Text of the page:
recently completed research project led by Dr Peter Honey from Charles Sturt University has demonstrated that resistance to internal parasites can be improved through genetic selection, and it is likely that it is possible to select for greater resistance to internal parasites within a breeding program without compromising other commercially important traits. The research project focussed on resistance to internal parasites in pasture based breeding herds in south eastern Australia with faecal egg count (FEC) samples taken from Angus cattle in 8 herds from Coolah in northern NSW to Mortlake in the Victorian western district. All calves were bred by AI using known fully BREEDPLAN recorded bulls with samples taken on animals between 6 and 17 months of age. Approximately 2500 samples, representing progeny from 77 different sires were evaluated in the research project.
Figure 1 - Sires in the top and bottom 10% for parasite resistance had similar Angus Long Fed/CAAB selection index values Further work will now be conducted to investigate what options may exist for BREEDPLAN to generate an EBV for parasite resistance in breeds and seedstock herds that may be interested in including selection for improved parasite resistance within their breeding program. Due to the relative difficulty in collecting performance information for this trait, future research is also likely to focus on the development of DNA based genomic prediction equations for parasite resistance.
The research showed that the resistance to parasite control was heavily influenced by genetics with a heritability of 0.37 being observed. With 37% of the total variation in faecal egg output within a group of weaners being due to genetics, ample opportunity clearly exists to improve parasite resistance through genetic selection for more resistant cattle. Further, the research project showed that the sires in the top 10% and bottom 10% for parasite resistance had a very similar Angus Long Fed / CAAB selection index value (figure 1), providing an early indication that selection can be made for improved parasite resistance without compromising other economically important traits.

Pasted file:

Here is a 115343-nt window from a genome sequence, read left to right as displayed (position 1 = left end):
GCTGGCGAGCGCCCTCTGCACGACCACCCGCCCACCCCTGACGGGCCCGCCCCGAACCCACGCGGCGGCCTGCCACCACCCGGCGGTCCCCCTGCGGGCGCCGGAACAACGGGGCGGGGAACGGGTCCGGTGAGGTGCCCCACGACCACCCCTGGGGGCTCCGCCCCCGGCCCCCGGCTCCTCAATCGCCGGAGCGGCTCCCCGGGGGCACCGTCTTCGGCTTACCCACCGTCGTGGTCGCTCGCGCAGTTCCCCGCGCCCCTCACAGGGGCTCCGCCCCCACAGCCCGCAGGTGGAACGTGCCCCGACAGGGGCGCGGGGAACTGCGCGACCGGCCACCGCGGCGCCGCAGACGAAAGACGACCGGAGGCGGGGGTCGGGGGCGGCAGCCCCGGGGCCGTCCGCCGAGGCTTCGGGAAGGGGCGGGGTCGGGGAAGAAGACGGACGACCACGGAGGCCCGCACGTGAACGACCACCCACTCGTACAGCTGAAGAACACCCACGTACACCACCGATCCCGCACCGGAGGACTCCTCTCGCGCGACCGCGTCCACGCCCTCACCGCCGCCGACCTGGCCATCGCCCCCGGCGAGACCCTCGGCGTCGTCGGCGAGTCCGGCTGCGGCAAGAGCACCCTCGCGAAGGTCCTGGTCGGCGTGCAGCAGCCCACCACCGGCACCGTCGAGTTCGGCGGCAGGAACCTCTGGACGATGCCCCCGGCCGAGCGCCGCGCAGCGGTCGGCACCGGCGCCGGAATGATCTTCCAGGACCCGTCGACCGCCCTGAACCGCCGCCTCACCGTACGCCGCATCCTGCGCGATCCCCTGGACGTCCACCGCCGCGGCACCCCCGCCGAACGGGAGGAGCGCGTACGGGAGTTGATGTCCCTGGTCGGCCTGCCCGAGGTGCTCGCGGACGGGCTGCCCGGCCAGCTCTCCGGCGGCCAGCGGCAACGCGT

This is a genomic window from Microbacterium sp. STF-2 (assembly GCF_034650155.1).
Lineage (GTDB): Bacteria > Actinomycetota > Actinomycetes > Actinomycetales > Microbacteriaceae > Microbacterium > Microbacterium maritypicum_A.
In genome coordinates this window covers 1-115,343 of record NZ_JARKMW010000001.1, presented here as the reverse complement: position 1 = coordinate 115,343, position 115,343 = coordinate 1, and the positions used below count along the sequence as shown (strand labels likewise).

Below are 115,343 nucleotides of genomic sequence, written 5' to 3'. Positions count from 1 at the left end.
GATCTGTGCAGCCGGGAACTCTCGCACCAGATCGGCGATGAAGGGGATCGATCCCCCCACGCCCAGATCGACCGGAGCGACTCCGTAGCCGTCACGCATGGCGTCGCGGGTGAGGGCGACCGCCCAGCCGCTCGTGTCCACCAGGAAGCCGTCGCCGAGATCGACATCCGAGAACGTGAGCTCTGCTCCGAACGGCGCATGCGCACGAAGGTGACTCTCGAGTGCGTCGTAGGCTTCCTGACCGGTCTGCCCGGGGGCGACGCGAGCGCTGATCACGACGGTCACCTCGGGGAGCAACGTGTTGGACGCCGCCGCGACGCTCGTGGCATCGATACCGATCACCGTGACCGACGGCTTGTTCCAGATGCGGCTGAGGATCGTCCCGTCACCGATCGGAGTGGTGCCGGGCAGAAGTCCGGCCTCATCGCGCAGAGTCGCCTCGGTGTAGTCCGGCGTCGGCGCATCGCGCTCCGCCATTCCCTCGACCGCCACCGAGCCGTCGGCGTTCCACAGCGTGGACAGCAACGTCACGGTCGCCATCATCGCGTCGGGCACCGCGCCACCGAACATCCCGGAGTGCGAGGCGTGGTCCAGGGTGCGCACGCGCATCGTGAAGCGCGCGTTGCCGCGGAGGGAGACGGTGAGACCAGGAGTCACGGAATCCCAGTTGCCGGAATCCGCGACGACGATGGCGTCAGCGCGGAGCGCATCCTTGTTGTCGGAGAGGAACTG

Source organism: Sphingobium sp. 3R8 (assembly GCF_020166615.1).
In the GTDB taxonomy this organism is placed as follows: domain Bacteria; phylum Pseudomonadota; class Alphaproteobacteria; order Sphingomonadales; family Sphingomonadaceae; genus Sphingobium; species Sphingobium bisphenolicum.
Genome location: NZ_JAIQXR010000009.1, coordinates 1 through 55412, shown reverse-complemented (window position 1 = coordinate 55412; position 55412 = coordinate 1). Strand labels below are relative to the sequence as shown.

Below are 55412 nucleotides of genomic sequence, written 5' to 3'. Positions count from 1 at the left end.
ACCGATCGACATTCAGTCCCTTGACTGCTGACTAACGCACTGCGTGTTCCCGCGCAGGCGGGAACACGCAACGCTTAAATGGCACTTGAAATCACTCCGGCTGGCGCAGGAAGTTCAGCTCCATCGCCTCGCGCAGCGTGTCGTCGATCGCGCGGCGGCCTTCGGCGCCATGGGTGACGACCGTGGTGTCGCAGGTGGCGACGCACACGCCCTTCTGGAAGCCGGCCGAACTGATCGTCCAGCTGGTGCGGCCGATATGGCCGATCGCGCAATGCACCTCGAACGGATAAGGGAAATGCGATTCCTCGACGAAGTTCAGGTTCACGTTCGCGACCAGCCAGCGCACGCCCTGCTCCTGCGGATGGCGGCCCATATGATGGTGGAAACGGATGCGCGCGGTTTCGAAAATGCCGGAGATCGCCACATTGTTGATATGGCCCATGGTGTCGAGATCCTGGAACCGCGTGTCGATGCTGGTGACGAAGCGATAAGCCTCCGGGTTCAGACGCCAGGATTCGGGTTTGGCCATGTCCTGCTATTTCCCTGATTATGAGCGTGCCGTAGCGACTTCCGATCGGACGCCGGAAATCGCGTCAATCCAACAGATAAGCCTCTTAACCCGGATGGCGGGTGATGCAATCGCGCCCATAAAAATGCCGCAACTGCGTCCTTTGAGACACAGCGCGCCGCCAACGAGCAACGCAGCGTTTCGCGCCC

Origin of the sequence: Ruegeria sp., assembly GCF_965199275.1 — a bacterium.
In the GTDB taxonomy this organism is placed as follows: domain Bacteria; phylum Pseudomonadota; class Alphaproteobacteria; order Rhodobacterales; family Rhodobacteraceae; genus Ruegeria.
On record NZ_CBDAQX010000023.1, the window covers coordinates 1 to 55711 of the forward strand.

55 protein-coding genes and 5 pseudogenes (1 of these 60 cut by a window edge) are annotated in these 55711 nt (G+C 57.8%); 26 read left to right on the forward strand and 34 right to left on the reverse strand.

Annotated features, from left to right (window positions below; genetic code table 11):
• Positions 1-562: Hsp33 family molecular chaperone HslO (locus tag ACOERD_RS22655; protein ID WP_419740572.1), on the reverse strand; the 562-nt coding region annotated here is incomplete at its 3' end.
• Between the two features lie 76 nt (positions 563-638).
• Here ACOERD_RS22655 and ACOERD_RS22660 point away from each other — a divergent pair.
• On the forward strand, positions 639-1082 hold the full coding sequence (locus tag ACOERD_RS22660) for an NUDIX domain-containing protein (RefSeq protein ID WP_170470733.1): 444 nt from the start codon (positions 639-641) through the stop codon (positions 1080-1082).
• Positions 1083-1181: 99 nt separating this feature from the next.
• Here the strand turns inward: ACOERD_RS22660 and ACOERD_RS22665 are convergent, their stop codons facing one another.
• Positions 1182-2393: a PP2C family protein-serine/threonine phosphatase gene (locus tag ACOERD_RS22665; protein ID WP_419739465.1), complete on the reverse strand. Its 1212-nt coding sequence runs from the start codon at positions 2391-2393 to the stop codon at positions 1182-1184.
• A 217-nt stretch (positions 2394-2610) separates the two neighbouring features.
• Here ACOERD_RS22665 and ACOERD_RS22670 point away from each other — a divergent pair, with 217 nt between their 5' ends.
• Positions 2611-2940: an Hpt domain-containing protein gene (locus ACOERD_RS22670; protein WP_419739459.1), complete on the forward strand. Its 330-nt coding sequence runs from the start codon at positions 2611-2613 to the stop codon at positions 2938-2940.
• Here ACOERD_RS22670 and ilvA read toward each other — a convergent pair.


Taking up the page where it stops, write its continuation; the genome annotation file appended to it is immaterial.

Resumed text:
The complete final research report â€œA Genetic Approach to Internal Parasite Control in Australian Cattleâ€? is available for download from http://www.mla.com.au/Research-anddevelopment/.
Understanding DNA Technology
here are now a range of DNA based technologies available that can be applied within a beef seedstock enterprise, with many more under development. Before making the decision to invest in DNA technologies it makes sense to be informed about the basic theory of DNA and the current applications available.
There are approximately 3 billion base pairs in bovine DNA. There are four different bases, Adenine (A), Thyamine (T), Gaunine (G) and Cytosine (C). Each rung of DNA is made up of two bases linked together, either G to C or T to A. The sequences of these base pairs make up the ‘message’ of DNA, and differences in sequences provide the basis for variation between individuals.
The Theory of DNA
What is a Gene?
What is DNA?
A gene is a base pair sequence at a particular location on the chromosome which codes for a specific product. It is estimated